If it’s us that comes forward, what those management team members or board members very quickly hear is, “Oh, it’s Starboard that came forward.” They ask around. They ask other shareholders, they ask other board members, they ask their advisers, they ask their proxy solicitors, they ask their attorneys about us. What they hear back is, “Starboard really does care about the company and making it better. They have good ideas. They’re very responsible. They will listen to others when they’re involved in the boardroom. They just want the best idea.” If it’s a carrot and stick, on the carrot side, they say, “You might as well work with them, because they add value.” On the stick side, they also say, “They’re willing to run a proxy contest. They’re probably going to win, so you might as well work with them.”

We haven’t gotten nearly as much resistance as we used to. Companies are really looking to work with us when we come forward. That doesn’t mean we’re not willing to run a proxy contest if we have to. But since we’re willing to, and since they understand that we add value, they’re more willing to work with us than ever before. Oftentimes, after we’ve fixed the company, we get the feedback that they don’t want us to leave. Which is a nice problem to have, right?

Knowledge@Wharton: You were chairman at Darden Restaurants. When you were in that role, how much did you have to deal with what you’re now doing on the other side?

Smith: Darden is a very well-known case. Darden was struggling, and we did something that’s never been done before and hasn’t been done since. We ran a proxy contest all the way to the end, through a vote, and replaced the entire board of directors. Then the hard work began, which is that we actually had to go in and fix the company. We were fortunate in that there was a president inside of Darden named Gene Lee. We elevated Gene to interim CEO at first, then to CEO. I became the chairman. Gene and I worked very closely together to revamp the strategy at Darden. He’s an extremely talented executive and really transformed that business.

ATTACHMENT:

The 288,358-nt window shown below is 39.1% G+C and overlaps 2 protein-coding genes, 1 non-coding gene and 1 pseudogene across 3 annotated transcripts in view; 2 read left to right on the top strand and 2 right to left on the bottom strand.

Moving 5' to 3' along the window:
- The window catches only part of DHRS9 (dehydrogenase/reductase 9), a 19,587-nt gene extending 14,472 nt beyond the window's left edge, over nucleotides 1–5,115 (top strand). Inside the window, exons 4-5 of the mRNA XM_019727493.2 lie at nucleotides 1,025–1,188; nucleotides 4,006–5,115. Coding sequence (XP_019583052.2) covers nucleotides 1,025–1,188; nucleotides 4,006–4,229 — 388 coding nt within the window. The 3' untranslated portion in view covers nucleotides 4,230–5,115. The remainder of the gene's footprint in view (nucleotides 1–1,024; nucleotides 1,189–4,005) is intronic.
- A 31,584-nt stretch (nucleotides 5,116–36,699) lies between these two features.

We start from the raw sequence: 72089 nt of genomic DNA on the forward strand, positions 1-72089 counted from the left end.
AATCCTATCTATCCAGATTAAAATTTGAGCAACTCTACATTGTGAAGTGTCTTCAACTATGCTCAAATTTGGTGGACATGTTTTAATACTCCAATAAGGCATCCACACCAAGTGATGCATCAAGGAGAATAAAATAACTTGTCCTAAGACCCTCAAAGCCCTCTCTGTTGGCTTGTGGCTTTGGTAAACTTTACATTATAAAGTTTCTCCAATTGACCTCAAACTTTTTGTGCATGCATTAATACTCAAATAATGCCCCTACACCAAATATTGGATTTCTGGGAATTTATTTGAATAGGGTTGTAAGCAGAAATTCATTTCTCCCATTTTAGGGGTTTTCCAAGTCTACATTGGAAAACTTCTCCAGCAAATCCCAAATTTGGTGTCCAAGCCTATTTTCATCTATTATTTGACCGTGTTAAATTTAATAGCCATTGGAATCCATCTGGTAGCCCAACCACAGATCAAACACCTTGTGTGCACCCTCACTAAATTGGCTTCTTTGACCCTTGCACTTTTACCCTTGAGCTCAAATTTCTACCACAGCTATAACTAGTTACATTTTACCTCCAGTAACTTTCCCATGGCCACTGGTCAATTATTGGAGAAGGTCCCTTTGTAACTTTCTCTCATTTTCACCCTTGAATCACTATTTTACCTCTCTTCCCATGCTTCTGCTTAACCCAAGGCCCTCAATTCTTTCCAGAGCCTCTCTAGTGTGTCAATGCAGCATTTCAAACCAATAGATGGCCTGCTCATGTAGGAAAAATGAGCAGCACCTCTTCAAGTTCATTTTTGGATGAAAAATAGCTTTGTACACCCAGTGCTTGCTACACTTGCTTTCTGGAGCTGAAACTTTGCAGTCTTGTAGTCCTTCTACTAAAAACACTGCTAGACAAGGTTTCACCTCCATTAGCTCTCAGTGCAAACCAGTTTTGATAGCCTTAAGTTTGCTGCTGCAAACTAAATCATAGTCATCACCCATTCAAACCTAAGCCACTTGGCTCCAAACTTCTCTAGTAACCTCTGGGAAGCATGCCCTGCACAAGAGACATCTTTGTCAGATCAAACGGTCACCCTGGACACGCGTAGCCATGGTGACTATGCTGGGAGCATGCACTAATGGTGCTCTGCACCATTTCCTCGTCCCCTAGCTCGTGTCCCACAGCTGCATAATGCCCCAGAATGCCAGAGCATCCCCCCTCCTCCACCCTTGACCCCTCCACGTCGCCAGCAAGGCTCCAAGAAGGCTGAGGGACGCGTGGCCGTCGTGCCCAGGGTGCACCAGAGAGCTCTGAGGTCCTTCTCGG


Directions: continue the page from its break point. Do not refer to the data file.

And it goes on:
“We have to make sure we’re listening to what the shareholders are saying. You can’t close your ears.”

Darden went from a company that was struggling to now being considered the bellwether. Whenever you talk about any other restaurant company, everyone says, “Why can’t you be like Darden?” The transformation has been incredible. We were also successful at being able to spin off a real estate business in Four Corners Property Trust, creating a lot of value for shareholders.

But yes, we did have to work with the other shareholders. The shareholders are our constituents, and they’re on the other side. I’m the chairman of Advanced Auto Parts now, too. It’s the same thing. When we’re inside the company, we have to make sure we’re listening to what the shareholders are saying. You can’t close your ears. You’re representatives of the shareholders. Fortunately, if you’re creating value, then you’re hearing mostly positive feedback. But usually there are some good ideas from shareholders, and you want to listen, and you have to be open.

Knowledge@Wharton: Do you see more companies owning their own real estate in the future?

Smith: I think you’ve seen some of that already, and I think it will continue. When companies are looking at their owned real estate, they need to analyze whether that’s the best use of their capital. The question that really resonates for a manager is when you ask them in the inverse: When you build a new store or a new restaurant, depending on what it is, do you buy the real estate today? Overwhelmingly, the answer is no. This is what we hear. They say, “No, of course not. That’s a bad use of our capital. We wouldn’t do that.”

Well, then the inverse is also true. “For your existing stores, why does it make sense for you to continue to have all of that capital invested in that real estate?” It’s the same thing. You’re buying it every day. If you can release that capital and use it for good purposes, whether it’s reinvesting in the business or returning it to shareholders to create value, that’s great.

That should be looked at only if you can make sure that that’s a good store. That’s the key. The last thing you want to do is to sell the real estate and put a lease on that store and have a struggling store that you can’t operate. But if you know it’s a good store, and you believe the store’s going to continue to be a good store through the lease term, then unlocking that capital can create a lot of value.